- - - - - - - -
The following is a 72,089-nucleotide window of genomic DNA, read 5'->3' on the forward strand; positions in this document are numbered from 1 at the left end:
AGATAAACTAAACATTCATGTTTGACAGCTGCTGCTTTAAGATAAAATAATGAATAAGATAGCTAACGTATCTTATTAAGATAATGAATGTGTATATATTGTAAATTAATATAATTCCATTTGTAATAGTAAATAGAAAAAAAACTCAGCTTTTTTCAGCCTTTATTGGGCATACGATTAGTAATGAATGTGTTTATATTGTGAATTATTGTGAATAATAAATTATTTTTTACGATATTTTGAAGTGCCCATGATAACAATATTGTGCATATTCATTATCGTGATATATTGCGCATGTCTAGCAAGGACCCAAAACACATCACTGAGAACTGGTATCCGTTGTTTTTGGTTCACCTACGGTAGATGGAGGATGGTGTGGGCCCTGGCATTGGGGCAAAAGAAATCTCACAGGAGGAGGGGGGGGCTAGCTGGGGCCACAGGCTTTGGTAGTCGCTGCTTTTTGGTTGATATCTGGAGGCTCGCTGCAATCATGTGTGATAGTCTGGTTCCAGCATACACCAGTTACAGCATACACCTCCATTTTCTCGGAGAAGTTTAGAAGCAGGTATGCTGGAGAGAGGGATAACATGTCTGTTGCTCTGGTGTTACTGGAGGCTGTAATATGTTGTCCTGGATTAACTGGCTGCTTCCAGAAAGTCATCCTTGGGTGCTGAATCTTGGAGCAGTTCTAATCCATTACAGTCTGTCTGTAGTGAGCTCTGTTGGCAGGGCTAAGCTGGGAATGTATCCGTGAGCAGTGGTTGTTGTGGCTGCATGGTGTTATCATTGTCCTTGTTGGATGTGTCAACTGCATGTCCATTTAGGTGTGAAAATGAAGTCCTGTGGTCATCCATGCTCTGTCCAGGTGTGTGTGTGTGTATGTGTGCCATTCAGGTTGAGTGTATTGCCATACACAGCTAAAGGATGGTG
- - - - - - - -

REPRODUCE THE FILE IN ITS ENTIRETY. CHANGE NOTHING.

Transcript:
The following is a 72,089-nucleotide window of genomic DNA, read 5'->3' on the forward strand; positions in this document are numbered from 1 at the left end:
AGATAAACTAAACATTCATGTTTGACAGCTGCTGCTTTAAGATAAAATAATGAATAAGATAGCTAACGTATCTTATTAAGATAATGAATGTGTATATATTGTAAATTAATATAATTCCATTTGTAATAGTAAATAGAAAAAAAACTCAGCTTTTTTCAGCCTTTATTGGGCATACGATTAGTAATGAATGTGTTTATATTGTGAATTATTGTGAATAATAAATTATTTTTTACGATATTTTGAAGTGCCCATGATAACAATATTGTGCATATTCATTATCGTGATATATTGCGCATGTCTAGCAAGGACCCAAAACACATCACTGAGAACTGGTATCCGTTGTTTTTGGTTCACCTACGGTAGATGGAGGATGGTGTGGGCCCTGGCATTGGGGCAAAAGAAATCTCACAGGAGGAGGGGGGGGCTAGCTGGGGCCACAGGCTTTGGTAGTCGCTGCTTTTTGGTTGATATCTGGAGGCTCGCTGCAATCATGTGTGATAGTCTGGTTCCAGCATACACCAGTTACAGCATACACCTCCATTTTCTCGGAGAAGTTTAGAAGCAGGTATGCTGGAGAGAGGGATAACATGTCTGTTGCTCTGGTGTTACTGGAGGCTGTAATATGTTGTCCTGGATTAACTGGCTGCTTCCAGAAAGTCATCCTTGGGTGCTGAATCTTGGAGCAGTTCTAATCCATTACAGTCTGTCTGTAGTGAGCTCTGTTGGCAGGGCTAAGCTGGGAATGTATCCGTGAGCAGTGGTTGTTGTGGCTGCATGGTGTTATCATTGTCCTTGTTGGATGTGTCAACTGCATGTCCATTTAGGTGTGAAAATGAAGTCCTGTGGTCATCCATGCTCTGTCCAGGTGTGTGTGTGTGTATGTGTGCCATTCAGGTTGAGTGTATTGCCATACACAGCTAAAGGATGGTG